But I lived in fear. And I knew hatred at a much-too-young age. I had no security…her mercurial nature terrified me, for I could not know from one day to the next what would displease her. And to displease her was the worst sin I could commit. My very existence seemed to displease her at times, a circumstance that could only be mitigated by servitude. At seven I cooked breakfast for myself and my younger brother, standing on a chair at the stove. At ten I baked a cake twice a week after school, peeled potatoes for supper, mopped the kitchen floor every Saturday morning, and dusted and cleaned the house daily after school. But, lacking instruction in how to do these things, I often made errors…the floor wasn’t clean enough in the corner, the cake frosting was too thin, I missed a spot on the dishes…I did the best I could, but it was seldom good enough.
It has taken days to get this all written down and arranged in some semblance of order. The memories come out in disconnected jumbles, each one sharp and dark and haunting, and I don’t want to look at any of them very closely or for very long. The writing is easier now, I have been pulling away, detaching, trying to remember the facts and emotions without actually feeling them. The dark, shadowy edges are clearing from the memories, and the vignettes are clearer, less difficult to look at. I am starting to see events now, without becoming emotionally engaged by them…
Mother and I are standing in the bathroom, the water running from the tap, me stifling my sobs, she is screaming at me, her face puffed-up and suffused with blood, her carmined lips large and terrifying. “Don’t you ever tell me that you can’t again!” she is shrieking at me. I want to cringe away, but I know that will earn me a slap or yank of my hair. I can feel tears leaking from my eyes and running down my face and my lower lip is trembling, and I can only pray that she is too wrapped up in her rage to notice. “When I tell you to do something, you’d damn well better do it, and do it tout de suite,” only she mispronounces it “toot sweet.” I am nodding my head mindlessly, knowing that my only possible salvation lies in agreement with her. The water is still streaming from the tap and she points to it, her diatribe continuing unabated, my agreement ignored. “If I tell you to tie a ribbon around this stream of water, I don’t want any excuses, I don’t want any whiney ‘I can’ts’ from you, I want you to just do it and do it fast! Do you understand?” That last is delivered in a bellow so forceful it makes my ears ring. “And stop that blubbering,” she commands me. “If you want to bawl, I can give you something worth bawling about.” My face immediately goes blank, my tears stop, my throat grows a lump the size of Kansas. I wait silently until she exits the little bathroom, then turn off the tap and creep to my room, shutting the door as quietly as possible so that nothing draws her attention back to me.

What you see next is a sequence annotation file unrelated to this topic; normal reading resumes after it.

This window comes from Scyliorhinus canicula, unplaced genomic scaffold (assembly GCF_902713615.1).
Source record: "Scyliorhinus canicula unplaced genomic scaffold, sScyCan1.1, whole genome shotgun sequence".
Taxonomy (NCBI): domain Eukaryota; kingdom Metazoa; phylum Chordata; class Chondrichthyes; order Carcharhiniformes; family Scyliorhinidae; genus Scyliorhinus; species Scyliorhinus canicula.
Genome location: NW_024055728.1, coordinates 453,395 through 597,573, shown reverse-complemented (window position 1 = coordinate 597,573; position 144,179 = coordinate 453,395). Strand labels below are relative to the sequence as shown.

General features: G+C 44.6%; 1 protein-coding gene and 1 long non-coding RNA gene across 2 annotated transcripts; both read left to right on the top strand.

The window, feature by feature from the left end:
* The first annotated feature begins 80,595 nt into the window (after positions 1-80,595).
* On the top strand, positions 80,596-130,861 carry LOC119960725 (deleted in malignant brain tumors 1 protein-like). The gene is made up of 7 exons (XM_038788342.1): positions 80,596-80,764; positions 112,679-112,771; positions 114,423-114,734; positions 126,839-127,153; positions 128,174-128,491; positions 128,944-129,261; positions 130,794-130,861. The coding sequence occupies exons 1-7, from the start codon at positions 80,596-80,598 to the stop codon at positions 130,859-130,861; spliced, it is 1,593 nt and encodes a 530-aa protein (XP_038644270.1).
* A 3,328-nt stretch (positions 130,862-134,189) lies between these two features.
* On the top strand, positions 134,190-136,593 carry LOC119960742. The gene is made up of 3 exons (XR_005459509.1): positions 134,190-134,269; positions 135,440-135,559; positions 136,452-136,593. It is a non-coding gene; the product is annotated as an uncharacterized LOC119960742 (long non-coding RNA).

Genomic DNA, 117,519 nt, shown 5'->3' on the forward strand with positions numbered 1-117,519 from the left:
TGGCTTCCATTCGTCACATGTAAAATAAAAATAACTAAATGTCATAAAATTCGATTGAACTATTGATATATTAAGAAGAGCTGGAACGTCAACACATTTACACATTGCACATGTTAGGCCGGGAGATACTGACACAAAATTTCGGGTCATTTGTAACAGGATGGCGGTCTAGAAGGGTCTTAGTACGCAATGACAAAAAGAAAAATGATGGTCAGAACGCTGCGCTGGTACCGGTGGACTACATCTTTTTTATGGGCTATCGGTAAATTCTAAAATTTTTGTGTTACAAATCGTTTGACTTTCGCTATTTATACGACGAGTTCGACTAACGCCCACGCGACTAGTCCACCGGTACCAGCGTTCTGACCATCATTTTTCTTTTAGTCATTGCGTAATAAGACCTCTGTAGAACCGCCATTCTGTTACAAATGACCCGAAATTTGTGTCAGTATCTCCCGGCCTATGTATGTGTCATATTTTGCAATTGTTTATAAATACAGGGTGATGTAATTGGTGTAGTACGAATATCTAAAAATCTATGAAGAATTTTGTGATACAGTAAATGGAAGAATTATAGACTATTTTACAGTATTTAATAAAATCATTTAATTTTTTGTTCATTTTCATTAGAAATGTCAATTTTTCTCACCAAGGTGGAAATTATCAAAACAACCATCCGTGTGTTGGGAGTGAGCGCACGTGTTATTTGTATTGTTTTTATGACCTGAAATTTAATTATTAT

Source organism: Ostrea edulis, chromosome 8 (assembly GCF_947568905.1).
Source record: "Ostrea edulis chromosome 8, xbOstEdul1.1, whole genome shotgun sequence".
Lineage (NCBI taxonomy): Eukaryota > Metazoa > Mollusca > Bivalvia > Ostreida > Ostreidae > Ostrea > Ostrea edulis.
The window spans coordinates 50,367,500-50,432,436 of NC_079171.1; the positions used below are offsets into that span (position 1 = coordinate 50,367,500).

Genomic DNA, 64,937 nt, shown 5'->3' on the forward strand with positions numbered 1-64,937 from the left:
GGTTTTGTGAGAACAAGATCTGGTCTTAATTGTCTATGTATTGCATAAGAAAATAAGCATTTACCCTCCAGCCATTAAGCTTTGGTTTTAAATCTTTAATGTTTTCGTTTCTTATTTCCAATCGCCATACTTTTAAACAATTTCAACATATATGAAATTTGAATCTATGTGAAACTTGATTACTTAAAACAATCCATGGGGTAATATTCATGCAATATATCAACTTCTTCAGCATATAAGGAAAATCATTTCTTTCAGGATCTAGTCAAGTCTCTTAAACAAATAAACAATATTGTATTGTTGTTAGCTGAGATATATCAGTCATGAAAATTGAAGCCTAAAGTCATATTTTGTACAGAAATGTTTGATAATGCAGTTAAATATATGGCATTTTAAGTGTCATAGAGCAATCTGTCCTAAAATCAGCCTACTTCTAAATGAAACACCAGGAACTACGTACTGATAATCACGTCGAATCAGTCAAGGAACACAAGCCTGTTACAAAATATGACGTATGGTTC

She’s dead now, she has been for several years. She can no longer lie to the family about me, manipulate my children, or beat me for blabbing. But still, when I force myself to fully look at my early years, without flinching or changing the subject in my mind, without the numbing effects of detachment, my brain slows, my normally articulate self disappears, my fingers stumble on the keyboard. My words come out choppy and slow, hesitant and clumsy…my eloquence deserts me and I find myself staring at the words on the screen, motionless for long periods while snippets of the past race darkly through my brain.
Some things never leave us.